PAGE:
I LOVE homemade stock. Store bought “broth” has such shallow flavor and is much too salty in many cases. I use it sometimes, I don’t like it most of the time. I know making stock is sometimes a larger job than any working cook wants to tackle, but it can be done in a few hours – while doing other things, and you don’t need to buy expensive things to get it done.
I collect carcasses. Macabre right? Every time I buy a rotisserie chicken, have a turkey dinner or just roast up a chicken at home, I save the bones and any meat I didn’t pick off. If I make a beef roast, I save those bones also and freeze them. I’m not going to lie, right now I think I have about 4 or 5 chicken carcasses and a mess of roast bones in the freezer. When I get some time, I make stock.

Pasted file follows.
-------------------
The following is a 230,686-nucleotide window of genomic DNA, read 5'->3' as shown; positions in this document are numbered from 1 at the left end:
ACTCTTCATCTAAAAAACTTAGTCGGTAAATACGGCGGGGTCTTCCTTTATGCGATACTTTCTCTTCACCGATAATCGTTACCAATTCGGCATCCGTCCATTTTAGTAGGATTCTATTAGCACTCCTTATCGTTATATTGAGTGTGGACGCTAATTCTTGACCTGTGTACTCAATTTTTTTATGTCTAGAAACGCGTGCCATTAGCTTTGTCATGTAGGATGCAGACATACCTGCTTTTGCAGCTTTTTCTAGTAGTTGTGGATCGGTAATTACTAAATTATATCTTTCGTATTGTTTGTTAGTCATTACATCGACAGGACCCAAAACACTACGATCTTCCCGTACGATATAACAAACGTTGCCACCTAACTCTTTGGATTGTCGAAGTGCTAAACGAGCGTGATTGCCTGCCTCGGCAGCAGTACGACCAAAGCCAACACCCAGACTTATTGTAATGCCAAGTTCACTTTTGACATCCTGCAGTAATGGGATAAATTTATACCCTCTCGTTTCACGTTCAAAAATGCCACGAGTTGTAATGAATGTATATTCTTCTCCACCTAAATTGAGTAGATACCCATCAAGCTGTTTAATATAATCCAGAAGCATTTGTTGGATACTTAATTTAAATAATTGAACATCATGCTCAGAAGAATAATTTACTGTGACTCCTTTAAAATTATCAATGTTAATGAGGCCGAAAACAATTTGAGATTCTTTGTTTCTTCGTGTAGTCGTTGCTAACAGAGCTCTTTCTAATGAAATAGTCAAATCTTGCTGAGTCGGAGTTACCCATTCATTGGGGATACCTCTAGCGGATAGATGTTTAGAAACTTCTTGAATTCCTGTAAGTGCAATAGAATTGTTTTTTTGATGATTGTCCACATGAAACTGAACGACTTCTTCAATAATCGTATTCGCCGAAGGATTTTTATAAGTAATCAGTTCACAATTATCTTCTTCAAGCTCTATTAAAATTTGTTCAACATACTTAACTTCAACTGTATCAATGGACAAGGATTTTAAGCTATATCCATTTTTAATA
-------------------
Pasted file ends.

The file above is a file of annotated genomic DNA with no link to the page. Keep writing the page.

The basics are pretty easy – you can vary based on what you have – but here’s my base stock recipe. Below I’ll share a few variations that I love to throw together if I can.
My stock recipe is considered a “brown stock” because I roast the bones beforehand. This makes a much richer and darker stock. You can skip this step if you like.
Also -don’t be alarmed – when all the way chilled in the fridge, your stock will likely look like jello. This is because of the gelatin in the bones – it’s good for you! Think natural glucosamine and condroitin pills!
Variations on a theme!
- Ddd a bundle of fresh thyme to your stock – yum!
- Add a couple of Thai chilies (whole), a handful of basil and a lime cut in half – Thai Chicken Stock!
- A bundle of basil, thyme and parsley tied together and added to stock – called a Bouquet Garni – is a great flavoring agent.
- Add a few tablespoons of tomato paste to your beef broth, it will deepen the flavor and color!
- Add a handful of dried mushrooms to your beef stock. I love adding dried porchini to mine – great flavor
- Add a bit of exotic by rubbing some five-spice powder over the bones before you roast them. This would be great for a stock you’re going to use for pho or some other beef based asian soup.